Woods: Bend Beyond [Album Review]

Woods
Bend Beyond
Woodsist Records [2012]


A new Woods lp is quickly becoming a reason to celebrate each year. Woods are now seven albums into their career, and by my count, the last three have all been bona fide classics. Now with Bend Beyond, you can add one more classic to that total. Bend Beyond finds Woods refining their sound and their songwriting process. Notably absent from this record are the long instrumental jam pieces, and in their places are more of the lo fi folk pop songs that they do so well. The songs feel more structured and less spontaneous; however, this structure suits the band well. It is not beyond the realm of possibility for the band to break out to the next level if they stay on this path.

While the album has a sunny pop sound, bubbling under the surface there is a darkness brewing. When Jeremy Earl sings “It’s so fucking hard” like he does in “Is It Honest?” his pessimism is followed by a ray of hope. “It’s so fucking hard, but can’t you relieve me?” he asks, almost believing that he can be relieved. The title track, and recent contender for best Woods song ever, “Bend Beyond”, features a knotty guitar riff and a driving drum beat that Earl effortless lays his haunting voice on top of. The stinging lead solo is reminiscent of one of the scorching leads on the CSN classic “Almost Cut My Hair”. It’s the standout song on the record, and starts the album off perfectly. “Cali In a Cup” is the best pop song on the album. It grooves along in a Shins- like way, and Earl’s voice and melody isn’t unlike something from Oh, Inverted World [2001].

There aren’t any flaws on Bend Beyond. It’s well played, well sung, well written and holds up well to repeated listens. Halfway through the first song you are completely hooked, and by the last song, you are ready to start it over again. If Woods had asked me how to follow-up their last album, Sun and Shade [2011], this is exactly the album I would have told them to make. Trim off a hair of the excess, and streamline it, and make it concise. That’s exactly what they have done; it’s a classic case of addition by subtraction. I have no idea where the band will go next, will they follow this path, or will they take another left turn back to the freakier more psychedelic side of folk. One thing is for sure, wherever they go, I’m following along!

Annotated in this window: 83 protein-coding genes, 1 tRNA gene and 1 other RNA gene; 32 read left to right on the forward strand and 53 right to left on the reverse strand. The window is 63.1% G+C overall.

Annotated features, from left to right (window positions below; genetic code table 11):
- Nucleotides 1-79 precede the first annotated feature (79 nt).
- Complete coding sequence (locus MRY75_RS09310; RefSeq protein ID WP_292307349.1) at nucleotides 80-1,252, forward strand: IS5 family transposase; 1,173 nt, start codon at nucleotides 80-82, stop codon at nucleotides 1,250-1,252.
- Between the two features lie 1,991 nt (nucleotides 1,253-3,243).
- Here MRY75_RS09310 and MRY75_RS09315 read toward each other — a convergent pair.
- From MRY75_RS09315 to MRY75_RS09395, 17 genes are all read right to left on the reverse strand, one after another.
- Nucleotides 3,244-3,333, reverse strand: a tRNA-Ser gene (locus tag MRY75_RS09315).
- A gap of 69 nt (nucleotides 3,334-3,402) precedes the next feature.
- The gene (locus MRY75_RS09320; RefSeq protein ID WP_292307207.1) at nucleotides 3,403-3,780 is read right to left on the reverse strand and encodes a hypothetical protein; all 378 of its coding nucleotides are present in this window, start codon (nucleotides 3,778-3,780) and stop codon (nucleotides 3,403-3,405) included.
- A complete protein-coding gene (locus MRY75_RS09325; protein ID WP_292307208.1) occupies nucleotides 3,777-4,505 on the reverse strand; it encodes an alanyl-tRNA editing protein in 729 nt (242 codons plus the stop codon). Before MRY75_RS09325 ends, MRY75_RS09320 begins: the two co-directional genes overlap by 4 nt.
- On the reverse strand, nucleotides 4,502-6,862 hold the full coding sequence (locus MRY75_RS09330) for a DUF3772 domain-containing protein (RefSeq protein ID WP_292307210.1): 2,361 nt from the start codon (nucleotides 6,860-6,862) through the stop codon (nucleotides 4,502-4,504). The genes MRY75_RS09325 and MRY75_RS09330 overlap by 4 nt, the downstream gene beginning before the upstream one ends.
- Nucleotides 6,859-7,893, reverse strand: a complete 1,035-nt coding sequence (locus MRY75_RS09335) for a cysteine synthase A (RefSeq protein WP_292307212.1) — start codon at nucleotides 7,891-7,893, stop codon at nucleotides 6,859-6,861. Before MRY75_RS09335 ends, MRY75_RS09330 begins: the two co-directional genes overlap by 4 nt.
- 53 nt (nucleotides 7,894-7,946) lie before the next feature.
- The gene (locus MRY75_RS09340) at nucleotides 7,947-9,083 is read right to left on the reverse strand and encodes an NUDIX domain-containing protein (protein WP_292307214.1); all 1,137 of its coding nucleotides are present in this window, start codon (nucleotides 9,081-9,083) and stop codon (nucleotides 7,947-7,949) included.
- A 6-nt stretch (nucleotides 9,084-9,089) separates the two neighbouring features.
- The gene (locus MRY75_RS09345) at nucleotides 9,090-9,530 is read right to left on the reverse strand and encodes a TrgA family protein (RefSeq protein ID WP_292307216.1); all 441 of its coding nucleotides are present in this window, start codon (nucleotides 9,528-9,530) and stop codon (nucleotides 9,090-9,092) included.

Key Tracks: “Bend Beyond” / “Cali In A Cup” / “Something Surreal”

Artists With Similar Fire: The Shins / White Fence / Real Estate

Woods Website
Woods Facebook
Woodsist Records

-Reviewed by Kevin Poindexter

Kevin Poindexter

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Author: Kevin Poindexter

Kevin has spent the past six years as a partner in an independent record label in addition to his duties at The Fire Note. Kevin prefers cd and digital to vinyl by a fairly wide margin and has begun the process of giving his vinyl away (not the valuable ones or the gbv related ones though so don't ask).

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